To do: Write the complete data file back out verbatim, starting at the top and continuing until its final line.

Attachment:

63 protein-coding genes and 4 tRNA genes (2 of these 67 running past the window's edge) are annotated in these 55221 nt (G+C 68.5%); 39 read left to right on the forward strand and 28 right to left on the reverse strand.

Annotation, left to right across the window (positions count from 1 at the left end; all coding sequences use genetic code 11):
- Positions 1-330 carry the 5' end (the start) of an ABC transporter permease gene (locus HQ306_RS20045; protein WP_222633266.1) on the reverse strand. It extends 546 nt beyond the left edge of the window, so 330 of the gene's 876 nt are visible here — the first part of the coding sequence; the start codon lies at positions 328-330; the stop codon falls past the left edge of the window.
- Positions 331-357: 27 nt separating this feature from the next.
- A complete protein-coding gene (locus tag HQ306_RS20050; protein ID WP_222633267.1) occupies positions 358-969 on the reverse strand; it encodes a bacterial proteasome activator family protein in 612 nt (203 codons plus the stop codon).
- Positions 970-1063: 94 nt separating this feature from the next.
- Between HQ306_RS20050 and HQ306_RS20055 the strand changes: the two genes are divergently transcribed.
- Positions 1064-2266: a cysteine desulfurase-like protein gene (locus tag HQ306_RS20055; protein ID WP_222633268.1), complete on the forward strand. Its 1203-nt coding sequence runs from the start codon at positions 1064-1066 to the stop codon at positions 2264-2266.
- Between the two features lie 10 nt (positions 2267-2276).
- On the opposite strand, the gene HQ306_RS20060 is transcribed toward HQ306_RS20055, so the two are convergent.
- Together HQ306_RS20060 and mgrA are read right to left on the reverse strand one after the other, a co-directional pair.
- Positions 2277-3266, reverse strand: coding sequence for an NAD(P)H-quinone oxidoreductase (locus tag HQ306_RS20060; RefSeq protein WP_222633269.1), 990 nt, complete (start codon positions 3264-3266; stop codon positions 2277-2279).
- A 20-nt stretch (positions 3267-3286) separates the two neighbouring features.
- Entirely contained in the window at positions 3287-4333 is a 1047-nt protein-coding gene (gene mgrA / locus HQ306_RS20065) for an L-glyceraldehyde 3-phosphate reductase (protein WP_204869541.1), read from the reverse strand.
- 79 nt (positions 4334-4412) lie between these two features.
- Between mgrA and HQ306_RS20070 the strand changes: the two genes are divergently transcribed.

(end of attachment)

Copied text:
63 protein-coding genes and 4 tRNA genes (2 of these 67 running past the window's edge) are annotated in these 55221 nt (G+C 68.5%); 39 read left to right on the forward strand and 28 right to left on the reverse strand.

Annotation, left to right across the window (positions count from 1 at the left end; all coding sequences use genetic code 11):
- Positions 1-330 carry the 5' end (the start) of an ABC transporter permease gene (locus HQ306_RS20045; protein WP_222633266.1) on the reverse strand. It extends 546 nt beyond the left edge of the window, so 330 of the gene's 876 nt are visible here — the first part of the coding sequence; the start codon lies at positions 328-330; the stop codon falls past the left edge of the window.
- Positions 331-357: 27 nt separating this feature from the next.
- A complete protein-coding gene (locus tag HQ306_RS20050; protein ID WP_222633267.1) occupies positions 358-969 on the reverse strand; it encodes a bacterial proteasome activator family protein in 612 nt (203 codons plus the stop codon).
- Positions 970-1063: 94 nt separating this feature from the next.
- Between HQ306_RS20050 and HQ306_RS20055 the strand changes: the two genes are divergently transcribed.
- Positions 1064-2266: a cysteine desulfurase-like protein gene (locus tag HQ306_RS20055; protein ID WP_222633268.1), complete on the forward strand. Its 1203-nt coding sequence runs from the start codon at positions 1064-1066 to the stop codon at positions 2264-2266.
- Between the two features lie 10 nt (positions 2267-2276).
- On the opposite strand, the gene HQ306_RS20060 is transcribed toward HQ306_RS20055, so the two are convergent.
- Together HQ306_RS20060 and mgrA are read right to left on the reverse strand one after the other, a co-directional pair.
- Positions 2277-3266, reverse strand: coding sequence for an NAD(P)H-quinone oxidoreductase (locus tag HQ306_RS20060; RefSeq protein WP_222633269.1), 990 nt, complete (start codon positions 3264-3266; stop codon positions 2277-2279).
- A 20-nt stretch (positions 3267-3286) separates the two neighbouring features.
- Entirely contained in the window at positions 3287-4333 is a 1047-nt protein-coding gene (gene mgrA / locus HQ306_RS20065) for an L-glyceraldehyde 3-phosphate reductase (protein WP_204869541.1), read from the reverse strand.
- 79 nt (positions 4334-4412) lie between these two features.
- Between mgrA and HQ306_RS20070 the strand changes: the two genes are divergently transcribed.